Bridging Disciplinary Frontiers
Edited by Mari Jose Aranguren Querejeta, Cristina Iturrioz Landart and James R. Wilson
Chapter 11: The Governance of Clusters: Progressive Reactions to International Competitive Challenges
1 Marco Bellandi 1 A SAD DILEMMA FOR SME CLUSTERS CHALLENGED BY CHINESE NEW INDUSTRIES? The competitive challenge that Chinese industries are taking at the global level raises serious concern in many developed and less developed countries, and bitter disputes within the more aﬀected industrial communities. It is usual to refer Chinese growing competitiveness to the large-scale presence of a set of factors characterizing low roads of industrialization in the less developed countries: the reserve army of cheap labour; the massive exploitation of land and other natural resources; the dynamic advantage represented by internal protected markets; state and local policies promoting FDI. The competitive results are magniﬁed by the strength of the authoritarian regime in the People’s Republic of China, by its strategy of controlled opening to large ﬂows of FDI, and by the increasing capabilities of transnational corporations in building/managing international ﬁlières thanks to the use of ICT. Will the Chinese challenge go down in the near future in the face of macro factors? The answer touches upon various items: the adjustment in the exchange rates; the rules of international trade fairness promoted by the WTO; the action by the EU for protocols with the PRC making for easier tourist relations, some projects of industrial cooperation and the protection of copyrights and industrial marks; the action by the EU and the Italian state, and some regional governments, to promote laws concerning the institution of compulsory marks of products’ origin and content. These questions are very important...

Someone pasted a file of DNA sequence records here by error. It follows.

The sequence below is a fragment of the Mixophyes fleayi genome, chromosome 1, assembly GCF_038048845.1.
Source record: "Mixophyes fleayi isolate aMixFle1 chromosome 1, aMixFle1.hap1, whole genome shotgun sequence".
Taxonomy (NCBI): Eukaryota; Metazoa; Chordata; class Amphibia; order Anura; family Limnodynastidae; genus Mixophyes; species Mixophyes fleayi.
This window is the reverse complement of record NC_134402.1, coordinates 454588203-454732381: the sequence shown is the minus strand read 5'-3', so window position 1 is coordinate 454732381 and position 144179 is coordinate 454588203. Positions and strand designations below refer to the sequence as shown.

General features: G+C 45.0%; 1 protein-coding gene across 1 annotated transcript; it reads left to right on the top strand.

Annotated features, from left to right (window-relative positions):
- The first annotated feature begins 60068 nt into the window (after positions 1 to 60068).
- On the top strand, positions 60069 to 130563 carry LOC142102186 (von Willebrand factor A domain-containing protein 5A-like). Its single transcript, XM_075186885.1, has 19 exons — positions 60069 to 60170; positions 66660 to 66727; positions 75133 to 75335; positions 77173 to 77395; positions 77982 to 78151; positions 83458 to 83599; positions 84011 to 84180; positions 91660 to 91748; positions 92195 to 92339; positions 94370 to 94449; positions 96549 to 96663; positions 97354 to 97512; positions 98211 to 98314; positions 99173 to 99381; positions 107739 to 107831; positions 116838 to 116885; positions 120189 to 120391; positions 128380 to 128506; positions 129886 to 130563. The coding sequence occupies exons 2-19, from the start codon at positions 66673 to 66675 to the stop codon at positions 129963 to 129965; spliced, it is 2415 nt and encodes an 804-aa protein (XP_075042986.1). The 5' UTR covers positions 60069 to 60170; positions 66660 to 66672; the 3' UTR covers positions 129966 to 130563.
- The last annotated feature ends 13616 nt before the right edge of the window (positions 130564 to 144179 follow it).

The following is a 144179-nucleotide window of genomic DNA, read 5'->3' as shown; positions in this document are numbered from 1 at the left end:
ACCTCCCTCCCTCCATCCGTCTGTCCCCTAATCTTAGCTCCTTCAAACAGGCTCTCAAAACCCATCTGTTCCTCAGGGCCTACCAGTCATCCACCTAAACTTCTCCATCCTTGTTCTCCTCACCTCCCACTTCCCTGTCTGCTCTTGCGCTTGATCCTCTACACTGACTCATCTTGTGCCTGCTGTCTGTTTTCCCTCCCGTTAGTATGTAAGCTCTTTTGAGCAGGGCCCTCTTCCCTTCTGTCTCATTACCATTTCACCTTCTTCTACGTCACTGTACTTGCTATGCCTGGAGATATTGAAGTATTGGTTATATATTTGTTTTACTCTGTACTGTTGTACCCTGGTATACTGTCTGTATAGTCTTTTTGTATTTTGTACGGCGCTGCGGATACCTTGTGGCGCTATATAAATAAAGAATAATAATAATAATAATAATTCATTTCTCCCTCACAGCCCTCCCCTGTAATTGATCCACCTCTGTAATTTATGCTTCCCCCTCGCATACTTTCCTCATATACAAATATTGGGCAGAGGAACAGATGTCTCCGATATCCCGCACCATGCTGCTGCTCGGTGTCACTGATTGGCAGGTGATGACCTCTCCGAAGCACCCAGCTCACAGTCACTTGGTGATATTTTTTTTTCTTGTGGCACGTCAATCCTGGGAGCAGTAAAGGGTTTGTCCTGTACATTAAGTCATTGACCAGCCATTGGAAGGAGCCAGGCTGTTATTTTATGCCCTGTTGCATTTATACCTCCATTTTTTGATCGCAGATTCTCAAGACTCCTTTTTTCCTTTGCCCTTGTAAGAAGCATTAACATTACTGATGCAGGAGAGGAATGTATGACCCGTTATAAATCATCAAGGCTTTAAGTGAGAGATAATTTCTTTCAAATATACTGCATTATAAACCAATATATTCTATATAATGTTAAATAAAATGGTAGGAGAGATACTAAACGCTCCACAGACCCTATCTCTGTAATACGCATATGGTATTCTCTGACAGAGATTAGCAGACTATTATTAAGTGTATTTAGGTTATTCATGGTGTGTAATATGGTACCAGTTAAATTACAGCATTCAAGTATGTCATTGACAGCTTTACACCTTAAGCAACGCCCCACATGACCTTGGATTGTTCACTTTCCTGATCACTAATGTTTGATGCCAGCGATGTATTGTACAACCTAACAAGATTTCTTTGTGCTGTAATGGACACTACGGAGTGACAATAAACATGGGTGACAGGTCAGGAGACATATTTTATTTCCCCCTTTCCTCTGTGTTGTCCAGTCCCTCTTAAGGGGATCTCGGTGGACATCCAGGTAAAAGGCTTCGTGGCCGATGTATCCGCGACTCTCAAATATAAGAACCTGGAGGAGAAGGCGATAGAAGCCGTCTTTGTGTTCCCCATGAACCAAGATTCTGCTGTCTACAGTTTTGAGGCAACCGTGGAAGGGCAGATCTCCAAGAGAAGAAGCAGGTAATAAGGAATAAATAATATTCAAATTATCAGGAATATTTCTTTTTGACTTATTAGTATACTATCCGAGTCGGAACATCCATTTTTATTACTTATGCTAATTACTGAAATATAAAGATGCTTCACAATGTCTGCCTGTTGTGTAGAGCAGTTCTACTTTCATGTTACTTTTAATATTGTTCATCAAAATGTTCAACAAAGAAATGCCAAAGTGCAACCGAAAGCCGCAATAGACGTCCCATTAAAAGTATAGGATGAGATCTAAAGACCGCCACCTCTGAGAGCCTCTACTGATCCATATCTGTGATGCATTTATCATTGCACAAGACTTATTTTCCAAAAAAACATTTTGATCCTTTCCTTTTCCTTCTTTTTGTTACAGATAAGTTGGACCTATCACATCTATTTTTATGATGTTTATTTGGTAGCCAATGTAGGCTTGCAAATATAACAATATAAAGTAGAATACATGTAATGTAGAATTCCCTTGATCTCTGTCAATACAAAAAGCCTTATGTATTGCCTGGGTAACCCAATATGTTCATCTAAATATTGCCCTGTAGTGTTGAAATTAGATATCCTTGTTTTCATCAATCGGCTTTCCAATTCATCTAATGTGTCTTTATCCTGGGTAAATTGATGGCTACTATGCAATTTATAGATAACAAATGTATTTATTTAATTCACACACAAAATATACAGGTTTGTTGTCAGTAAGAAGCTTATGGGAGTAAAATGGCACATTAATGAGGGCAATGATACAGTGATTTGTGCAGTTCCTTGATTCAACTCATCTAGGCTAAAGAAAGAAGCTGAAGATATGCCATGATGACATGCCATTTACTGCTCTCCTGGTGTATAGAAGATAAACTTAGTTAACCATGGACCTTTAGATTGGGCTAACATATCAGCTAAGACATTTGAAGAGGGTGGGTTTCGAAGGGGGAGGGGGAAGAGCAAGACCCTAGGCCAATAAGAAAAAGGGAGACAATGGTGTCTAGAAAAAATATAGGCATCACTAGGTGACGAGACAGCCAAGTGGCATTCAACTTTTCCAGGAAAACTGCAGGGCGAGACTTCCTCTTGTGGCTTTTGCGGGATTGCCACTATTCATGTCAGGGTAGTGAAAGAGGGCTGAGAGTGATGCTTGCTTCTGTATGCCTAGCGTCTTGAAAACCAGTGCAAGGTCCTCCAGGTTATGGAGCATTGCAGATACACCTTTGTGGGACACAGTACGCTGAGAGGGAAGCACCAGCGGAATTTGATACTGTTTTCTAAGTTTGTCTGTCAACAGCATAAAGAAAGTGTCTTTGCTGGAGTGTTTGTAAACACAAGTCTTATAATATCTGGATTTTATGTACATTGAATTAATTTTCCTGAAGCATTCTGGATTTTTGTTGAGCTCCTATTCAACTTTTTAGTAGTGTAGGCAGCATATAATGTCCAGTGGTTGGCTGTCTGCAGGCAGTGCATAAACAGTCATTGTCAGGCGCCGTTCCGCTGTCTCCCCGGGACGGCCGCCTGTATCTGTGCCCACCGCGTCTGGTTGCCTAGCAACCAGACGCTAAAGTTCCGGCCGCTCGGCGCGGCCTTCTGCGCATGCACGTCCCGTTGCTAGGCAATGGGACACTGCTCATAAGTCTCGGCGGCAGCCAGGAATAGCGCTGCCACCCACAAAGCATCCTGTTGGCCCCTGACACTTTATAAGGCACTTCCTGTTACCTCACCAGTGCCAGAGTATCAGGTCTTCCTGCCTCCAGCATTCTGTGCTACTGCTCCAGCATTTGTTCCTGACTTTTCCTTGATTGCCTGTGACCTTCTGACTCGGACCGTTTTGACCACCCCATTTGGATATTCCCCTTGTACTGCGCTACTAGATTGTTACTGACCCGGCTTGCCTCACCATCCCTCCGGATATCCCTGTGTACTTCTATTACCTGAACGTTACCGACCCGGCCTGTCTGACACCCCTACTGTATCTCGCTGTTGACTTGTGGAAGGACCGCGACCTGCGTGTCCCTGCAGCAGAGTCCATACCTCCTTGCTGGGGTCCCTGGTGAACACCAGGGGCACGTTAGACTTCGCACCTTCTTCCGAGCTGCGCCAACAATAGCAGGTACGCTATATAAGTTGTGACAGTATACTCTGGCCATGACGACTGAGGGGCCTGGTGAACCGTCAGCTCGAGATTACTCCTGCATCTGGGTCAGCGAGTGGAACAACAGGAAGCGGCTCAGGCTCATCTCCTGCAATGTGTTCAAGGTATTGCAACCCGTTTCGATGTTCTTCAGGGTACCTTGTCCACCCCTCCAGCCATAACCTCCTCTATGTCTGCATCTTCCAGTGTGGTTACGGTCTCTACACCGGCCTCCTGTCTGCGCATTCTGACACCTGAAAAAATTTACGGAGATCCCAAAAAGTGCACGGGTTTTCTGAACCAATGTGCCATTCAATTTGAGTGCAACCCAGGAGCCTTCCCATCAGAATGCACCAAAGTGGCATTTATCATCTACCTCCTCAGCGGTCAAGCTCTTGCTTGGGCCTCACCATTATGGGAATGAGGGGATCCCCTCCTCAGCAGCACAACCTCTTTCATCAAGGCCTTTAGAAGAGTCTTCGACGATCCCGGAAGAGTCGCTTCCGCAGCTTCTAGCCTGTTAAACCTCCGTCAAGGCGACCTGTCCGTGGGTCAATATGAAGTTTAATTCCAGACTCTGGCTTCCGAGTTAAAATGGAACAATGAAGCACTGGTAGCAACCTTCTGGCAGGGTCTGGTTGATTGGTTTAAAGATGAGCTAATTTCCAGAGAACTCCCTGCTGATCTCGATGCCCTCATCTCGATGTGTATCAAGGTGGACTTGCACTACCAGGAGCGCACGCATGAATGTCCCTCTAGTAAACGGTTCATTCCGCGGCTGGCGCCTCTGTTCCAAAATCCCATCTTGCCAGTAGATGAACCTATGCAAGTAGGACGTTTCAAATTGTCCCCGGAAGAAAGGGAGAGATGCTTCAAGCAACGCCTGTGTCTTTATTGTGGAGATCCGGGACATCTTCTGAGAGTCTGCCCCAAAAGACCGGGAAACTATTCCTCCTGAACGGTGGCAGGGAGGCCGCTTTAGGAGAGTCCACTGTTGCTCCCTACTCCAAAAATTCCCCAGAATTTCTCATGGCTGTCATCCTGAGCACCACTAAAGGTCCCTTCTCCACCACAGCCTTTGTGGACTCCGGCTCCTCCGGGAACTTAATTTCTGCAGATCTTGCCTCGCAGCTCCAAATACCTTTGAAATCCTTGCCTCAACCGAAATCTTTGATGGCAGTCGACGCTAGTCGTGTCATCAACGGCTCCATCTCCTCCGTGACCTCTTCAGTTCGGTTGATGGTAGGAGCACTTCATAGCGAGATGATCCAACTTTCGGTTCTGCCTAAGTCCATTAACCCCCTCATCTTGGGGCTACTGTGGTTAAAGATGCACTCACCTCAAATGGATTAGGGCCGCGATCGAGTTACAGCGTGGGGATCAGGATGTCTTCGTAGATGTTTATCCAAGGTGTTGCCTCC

You are not authenticated to view the full text of this chapter or article.